I mentioned when I started this blog that I really started paying attention to soccer in 1994 when the World Cup came to the USA and The City Beautiful, and for a number of years I pretty much only followed the sport during those quadrennial tournaments. When Orlando City arrived in town I began following the club at first casually, and then I bought season tickets for 2014 so I could see the team in their last year in USL Pro and their first year in MLS.
So with that preamble, I can say that I'm not the most knowledgeable fan when it comes to the role FIFA plays in the day-to-day governance of the game, but I do understand its importance in organizing and overseeing regional and global tournaments and organizations such as the World Cup and CONCACAF.
My thoughts on the current corruption scandal are that it is yet another example that proves Machiavelli right. FIFA is a huge organization that is run by a small number of very powerful individuals that deal with governments and global media conglomerates that compete for billions of dollars of annual rights fees and revenues. Having influence over that much money is a great temptation for many people, and the longer the same people are in those positions of power, the more tempted they are to make decisions that cross ethical lines for the simple fact that they see other people do it and they don't see any visible consequences or repercussions. In fact at some point the unethical becomes routine.
So even if there is no evidence that current FIFA president Sepp Blatter has paid or taken any bribes or has crossed any ethical lines, then he needs to be replaced along with all the rest of the bad apples. In fact there are only two explanations for why this corruption could go on for so many years with him at the helm, and both prove that he needs to be replaced.
The first explanation is that Blatter is corrupt as well, but like Lance Armstrong succeeded in doing for so many years, he's just been better at hiding it than everyone else. Seen in this light, he could always make sure that shady dealings were done with a few more layers of obfuscation and a few more complex arrangements that could provide an illusion of separating him from any wrongdoing.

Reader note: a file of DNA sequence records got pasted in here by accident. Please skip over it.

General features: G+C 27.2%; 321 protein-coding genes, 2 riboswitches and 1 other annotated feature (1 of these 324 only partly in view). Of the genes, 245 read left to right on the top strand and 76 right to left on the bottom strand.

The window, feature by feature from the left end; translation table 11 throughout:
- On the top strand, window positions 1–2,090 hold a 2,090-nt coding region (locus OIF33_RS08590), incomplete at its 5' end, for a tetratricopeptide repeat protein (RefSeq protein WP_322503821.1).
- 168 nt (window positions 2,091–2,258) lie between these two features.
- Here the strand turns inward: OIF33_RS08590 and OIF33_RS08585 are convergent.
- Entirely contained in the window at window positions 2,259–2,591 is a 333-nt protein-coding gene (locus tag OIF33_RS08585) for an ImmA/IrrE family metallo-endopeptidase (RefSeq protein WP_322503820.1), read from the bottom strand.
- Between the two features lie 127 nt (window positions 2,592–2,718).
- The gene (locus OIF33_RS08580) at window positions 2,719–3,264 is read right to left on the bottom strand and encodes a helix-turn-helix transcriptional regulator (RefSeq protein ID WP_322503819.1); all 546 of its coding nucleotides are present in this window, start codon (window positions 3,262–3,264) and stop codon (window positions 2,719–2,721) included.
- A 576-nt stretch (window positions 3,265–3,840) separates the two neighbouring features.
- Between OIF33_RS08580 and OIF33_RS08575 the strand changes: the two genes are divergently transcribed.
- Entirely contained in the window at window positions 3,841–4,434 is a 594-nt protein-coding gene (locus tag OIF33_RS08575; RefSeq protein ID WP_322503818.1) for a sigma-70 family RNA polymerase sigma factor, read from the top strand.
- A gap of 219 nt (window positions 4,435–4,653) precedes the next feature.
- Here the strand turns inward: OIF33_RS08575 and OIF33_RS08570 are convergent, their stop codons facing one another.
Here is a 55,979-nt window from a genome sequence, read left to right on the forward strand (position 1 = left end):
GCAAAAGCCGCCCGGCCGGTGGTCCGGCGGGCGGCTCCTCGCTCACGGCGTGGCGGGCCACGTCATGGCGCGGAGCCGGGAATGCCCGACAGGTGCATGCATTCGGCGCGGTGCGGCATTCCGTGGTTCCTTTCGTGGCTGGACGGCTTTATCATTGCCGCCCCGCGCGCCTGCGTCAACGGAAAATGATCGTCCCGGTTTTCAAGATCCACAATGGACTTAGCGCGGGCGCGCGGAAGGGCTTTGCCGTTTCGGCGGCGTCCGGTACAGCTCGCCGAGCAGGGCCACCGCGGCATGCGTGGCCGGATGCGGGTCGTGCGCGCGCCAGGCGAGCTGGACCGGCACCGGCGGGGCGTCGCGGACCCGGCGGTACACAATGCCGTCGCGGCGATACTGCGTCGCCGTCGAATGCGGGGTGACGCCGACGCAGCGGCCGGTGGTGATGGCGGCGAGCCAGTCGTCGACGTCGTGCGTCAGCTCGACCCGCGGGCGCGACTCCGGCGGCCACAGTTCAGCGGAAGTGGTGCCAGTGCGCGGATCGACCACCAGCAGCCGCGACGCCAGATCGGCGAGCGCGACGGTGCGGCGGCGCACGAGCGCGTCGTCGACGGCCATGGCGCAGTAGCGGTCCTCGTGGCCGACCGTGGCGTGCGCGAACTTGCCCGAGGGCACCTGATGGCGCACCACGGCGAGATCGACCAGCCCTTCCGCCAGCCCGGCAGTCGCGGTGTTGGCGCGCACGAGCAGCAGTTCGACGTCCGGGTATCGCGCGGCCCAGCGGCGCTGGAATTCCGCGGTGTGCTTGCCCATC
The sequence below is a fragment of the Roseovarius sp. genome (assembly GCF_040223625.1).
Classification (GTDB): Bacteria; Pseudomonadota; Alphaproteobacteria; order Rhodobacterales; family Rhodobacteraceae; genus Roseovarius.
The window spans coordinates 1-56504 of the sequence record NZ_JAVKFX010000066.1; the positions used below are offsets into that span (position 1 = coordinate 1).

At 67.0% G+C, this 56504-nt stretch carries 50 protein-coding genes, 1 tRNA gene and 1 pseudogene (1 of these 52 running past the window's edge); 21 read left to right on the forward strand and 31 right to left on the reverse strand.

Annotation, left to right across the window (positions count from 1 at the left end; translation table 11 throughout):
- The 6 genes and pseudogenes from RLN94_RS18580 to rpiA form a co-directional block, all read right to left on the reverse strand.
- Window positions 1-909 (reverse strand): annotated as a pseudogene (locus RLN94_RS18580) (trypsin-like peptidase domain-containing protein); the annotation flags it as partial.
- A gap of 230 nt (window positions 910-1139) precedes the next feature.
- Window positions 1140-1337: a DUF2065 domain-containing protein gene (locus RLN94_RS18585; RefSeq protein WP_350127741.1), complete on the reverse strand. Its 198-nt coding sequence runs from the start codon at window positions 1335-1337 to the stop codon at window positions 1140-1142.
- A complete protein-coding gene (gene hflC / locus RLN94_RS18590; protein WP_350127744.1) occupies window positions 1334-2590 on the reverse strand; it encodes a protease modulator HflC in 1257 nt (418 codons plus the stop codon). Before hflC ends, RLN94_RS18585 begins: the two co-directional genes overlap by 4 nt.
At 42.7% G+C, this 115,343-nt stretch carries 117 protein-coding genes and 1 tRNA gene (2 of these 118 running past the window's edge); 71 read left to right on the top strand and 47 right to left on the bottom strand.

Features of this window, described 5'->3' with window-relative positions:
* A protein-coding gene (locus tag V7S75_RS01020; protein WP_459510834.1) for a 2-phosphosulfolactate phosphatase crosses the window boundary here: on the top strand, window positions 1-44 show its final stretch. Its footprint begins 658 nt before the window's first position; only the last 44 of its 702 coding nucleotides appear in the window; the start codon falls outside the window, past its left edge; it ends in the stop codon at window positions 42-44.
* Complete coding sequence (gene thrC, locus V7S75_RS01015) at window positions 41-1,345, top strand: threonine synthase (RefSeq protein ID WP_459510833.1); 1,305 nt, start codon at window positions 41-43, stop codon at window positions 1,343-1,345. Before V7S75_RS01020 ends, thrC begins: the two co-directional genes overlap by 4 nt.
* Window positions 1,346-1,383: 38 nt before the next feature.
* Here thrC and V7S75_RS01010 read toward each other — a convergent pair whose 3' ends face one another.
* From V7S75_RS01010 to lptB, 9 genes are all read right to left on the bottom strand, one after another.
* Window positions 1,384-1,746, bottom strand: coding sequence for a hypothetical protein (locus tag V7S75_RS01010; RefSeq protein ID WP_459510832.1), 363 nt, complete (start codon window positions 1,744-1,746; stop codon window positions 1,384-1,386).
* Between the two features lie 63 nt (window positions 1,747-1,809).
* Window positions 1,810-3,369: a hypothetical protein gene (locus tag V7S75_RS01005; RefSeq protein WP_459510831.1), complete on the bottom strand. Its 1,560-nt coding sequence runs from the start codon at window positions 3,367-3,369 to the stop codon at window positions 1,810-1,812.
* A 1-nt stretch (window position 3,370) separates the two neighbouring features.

The second explanation is that Blatter is simply incompetent. In this scenario, Sepp Blatter would simply be too gullible or too stupid to realize that these other high-level officials were conducting such malfeasance right under his nose and in the name of his organization. Logic dictates that if he was so incompetent to allow it to happen in the past, he's equally likely to let someone get away with a different kind of corruption in the future, even if he succeeds in permitting the same type of thing from happening again.
Finally, I'm not terribly surprised to see this happen, nor do I think it puts the sport or its global popularity in jeopardy. Show me a major sports league globally or in the USA that hasn't had a scandal, and I'll show you one that's not really worth being considered a major sports league. There have been scandals in every sport from Cycling to the NBA to Formula 1. Each have been slightly different and each has involved different segments of the organization--players, owners, officials, or team organizations--but none of them enjoy the global popularity enjoyed by The Beautiful Game. In fact, the only other sporting body where I can recall such corruption involving the highest levels of the organization is the International Olympic Committee, and that's probably also due to the universal global appeal and competition for TV rights and host nation status enjoyed by the Olympic Games.
In my opinion, if the allegations are proven true then it's clear that a small number of people in tremendous positions of power throughout FIFA have done some terrible things and should be removed and punished. But I don't think that's going to mean that sporting leagues like the EPL, La Liga, and the MLS will dry up and blow away tomorrow, nor do I think there's any chance that the quadrennial occurrence of the World Cup or any of the other regional, hemispheric, or global tournaments that FIFA oversees being put into any jeopardy. The sport will continue and grow and hopefully it will be managed in a more transparent and ethical manner.
What about you? Do you have real fears about the future of Soccer's global popularity in the wake of the scandal? Do you fear that some sort of fundamental change will happen with FIFA that will have a negative impact on the game either in the USA or around the world? Let me know what you think!